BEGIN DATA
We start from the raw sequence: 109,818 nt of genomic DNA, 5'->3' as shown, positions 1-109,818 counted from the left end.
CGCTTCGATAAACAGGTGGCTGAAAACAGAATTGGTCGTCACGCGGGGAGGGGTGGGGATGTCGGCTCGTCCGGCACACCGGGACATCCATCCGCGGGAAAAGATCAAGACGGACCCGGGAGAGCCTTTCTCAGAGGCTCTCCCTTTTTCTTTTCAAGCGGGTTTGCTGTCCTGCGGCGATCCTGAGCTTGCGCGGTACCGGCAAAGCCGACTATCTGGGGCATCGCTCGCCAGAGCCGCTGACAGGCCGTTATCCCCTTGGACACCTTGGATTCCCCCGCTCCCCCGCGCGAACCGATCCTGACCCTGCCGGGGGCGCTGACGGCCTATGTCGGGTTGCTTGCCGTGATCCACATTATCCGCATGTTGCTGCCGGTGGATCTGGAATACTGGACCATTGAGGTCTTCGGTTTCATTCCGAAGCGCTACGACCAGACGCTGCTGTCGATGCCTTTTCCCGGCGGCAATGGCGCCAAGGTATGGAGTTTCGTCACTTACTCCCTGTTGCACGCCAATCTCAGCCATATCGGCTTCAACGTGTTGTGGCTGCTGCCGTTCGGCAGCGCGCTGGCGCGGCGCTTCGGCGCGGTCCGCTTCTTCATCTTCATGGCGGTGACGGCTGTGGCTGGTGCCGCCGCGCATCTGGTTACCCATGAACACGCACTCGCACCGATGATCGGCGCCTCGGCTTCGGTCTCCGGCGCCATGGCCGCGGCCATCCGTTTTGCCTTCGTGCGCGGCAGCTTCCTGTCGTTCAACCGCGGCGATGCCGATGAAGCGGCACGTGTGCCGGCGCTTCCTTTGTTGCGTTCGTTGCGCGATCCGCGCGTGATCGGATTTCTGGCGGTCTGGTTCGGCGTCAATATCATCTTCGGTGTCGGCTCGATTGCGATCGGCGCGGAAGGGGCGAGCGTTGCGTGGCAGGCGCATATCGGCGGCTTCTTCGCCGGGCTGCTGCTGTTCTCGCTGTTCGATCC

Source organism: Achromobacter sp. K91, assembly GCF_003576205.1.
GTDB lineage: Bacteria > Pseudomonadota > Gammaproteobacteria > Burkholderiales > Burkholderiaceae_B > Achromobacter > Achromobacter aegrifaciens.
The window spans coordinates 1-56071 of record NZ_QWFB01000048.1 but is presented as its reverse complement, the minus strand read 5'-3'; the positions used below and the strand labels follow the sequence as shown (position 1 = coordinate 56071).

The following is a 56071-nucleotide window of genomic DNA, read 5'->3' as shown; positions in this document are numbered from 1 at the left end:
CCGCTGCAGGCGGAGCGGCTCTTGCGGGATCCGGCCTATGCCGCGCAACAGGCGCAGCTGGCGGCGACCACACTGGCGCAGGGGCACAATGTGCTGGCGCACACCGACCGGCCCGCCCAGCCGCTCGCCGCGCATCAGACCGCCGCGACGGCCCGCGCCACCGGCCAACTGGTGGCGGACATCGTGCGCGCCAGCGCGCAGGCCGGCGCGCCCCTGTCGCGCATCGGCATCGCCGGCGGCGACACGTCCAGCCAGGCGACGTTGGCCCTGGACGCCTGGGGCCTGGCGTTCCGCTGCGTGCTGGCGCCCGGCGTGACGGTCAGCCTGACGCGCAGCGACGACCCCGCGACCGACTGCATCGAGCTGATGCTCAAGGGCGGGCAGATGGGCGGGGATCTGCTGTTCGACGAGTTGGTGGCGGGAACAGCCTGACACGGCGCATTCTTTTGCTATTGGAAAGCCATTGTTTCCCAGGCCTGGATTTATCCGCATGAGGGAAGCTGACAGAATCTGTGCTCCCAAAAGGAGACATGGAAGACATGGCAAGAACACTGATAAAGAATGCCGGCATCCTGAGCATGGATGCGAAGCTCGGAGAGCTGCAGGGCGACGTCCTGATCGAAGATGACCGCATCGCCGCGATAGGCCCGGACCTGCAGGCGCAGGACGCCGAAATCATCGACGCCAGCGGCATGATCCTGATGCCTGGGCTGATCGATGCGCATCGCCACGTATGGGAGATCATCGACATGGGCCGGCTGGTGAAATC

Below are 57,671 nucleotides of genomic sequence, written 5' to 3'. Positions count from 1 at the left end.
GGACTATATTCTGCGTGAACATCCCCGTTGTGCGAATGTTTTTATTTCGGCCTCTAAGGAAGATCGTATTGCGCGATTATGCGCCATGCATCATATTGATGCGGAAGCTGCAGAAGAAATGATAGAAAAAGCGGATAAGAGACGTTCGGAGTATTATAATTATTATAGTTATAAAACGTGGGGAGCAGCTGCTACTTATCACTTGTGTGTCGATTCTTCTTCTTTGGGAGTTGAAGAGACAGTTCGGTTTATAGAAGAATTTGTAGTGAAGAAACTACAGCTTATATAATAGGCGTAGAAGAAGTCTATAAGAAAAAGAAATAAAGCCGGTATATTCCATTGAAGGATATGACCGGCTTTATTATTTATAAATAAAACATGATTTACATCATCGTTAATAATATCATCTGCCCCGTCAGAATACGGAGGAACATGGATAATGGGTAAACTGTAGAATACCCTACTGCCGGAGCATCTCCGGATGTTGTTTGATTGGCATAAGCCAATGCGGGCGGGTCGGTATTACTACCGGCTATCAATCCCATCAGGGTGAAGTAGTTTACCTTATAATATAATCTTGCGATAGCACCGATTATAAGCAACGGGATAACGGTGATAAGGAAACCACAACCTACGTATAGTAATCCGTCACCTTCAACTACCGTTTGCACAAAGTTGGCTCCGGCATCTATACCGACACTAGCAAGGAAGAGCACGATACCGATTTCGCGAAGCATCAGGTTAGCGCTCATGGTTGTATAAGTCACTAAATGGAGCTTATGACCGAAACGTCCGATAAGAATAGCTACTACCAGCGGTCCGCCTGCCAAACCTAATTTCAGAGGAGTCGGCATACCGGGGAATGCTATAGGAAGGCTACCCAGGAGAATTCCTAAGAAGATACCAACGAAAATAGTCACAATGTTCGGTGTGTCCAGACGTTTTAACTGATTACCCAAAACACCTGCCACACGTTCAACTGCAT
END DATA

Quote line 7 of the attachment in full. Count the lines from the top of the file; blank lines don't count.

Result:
CCGCTGCAGGCGGAGCGGCTCTTGCGGGATCCGGCCTATGCCGCGCAACAGGCGCAGCTGGCGGCGACCACACTGGCGCAGGGGCACAATGTGCTGGCGCACACCGACCGGCCCGCCCAGCCGCTCGCCGCGCATCAGACCGCCGCGACGGCCCGCGCCACCGGCCAACTGGTGGCGGACATCGTGCGCGCCAGCGCGCAGGCCGGCGCGCCCCTGTCGCGCATCGGCATCGCCGGCGGCGACACGTCCAGCCAGGCGACGTTGGCCCTGGACGCCTGGGGCCTGGCGTTCCGCTGCGTGCTGGCGCCCGGCGTGACGGTCAGCCTGACGCGCAGCGACGACCCCGCGACCGACTGCATCGAGCTGATGCTCAAGGGCGGGCAGATGGGCGGGGATCTGCTGTTCGACGAGTTGGTGGCGGGAACAGCCTGACACGGCGCATTCTTTTGCTATTGGAAAGCCATTGTTTCCCAGGCCTGGATTTATCCGCATGAGGGAAGCTGACAGAATCTGTGCTCCCAAAAGGAGACATGGAAGACATGGCAAGAACACTGATAAAGAATGCCGGCATCCTGAGCATGGATGCGAAGCTCGGAGAGCTGCAGGGCGACGTCCTGATCGAAGATGACCGCATCGCCGCGATAGGCCCGGACCTGCAGGCGCAGGACGCCGAAATCATCGACGCCAGCGGCATGATCCTGATGCCTGGGCTGATCGATGCGCATCGCCACGTATGGGAGATCATCGACATGGGCCGGCTGGTGAAATC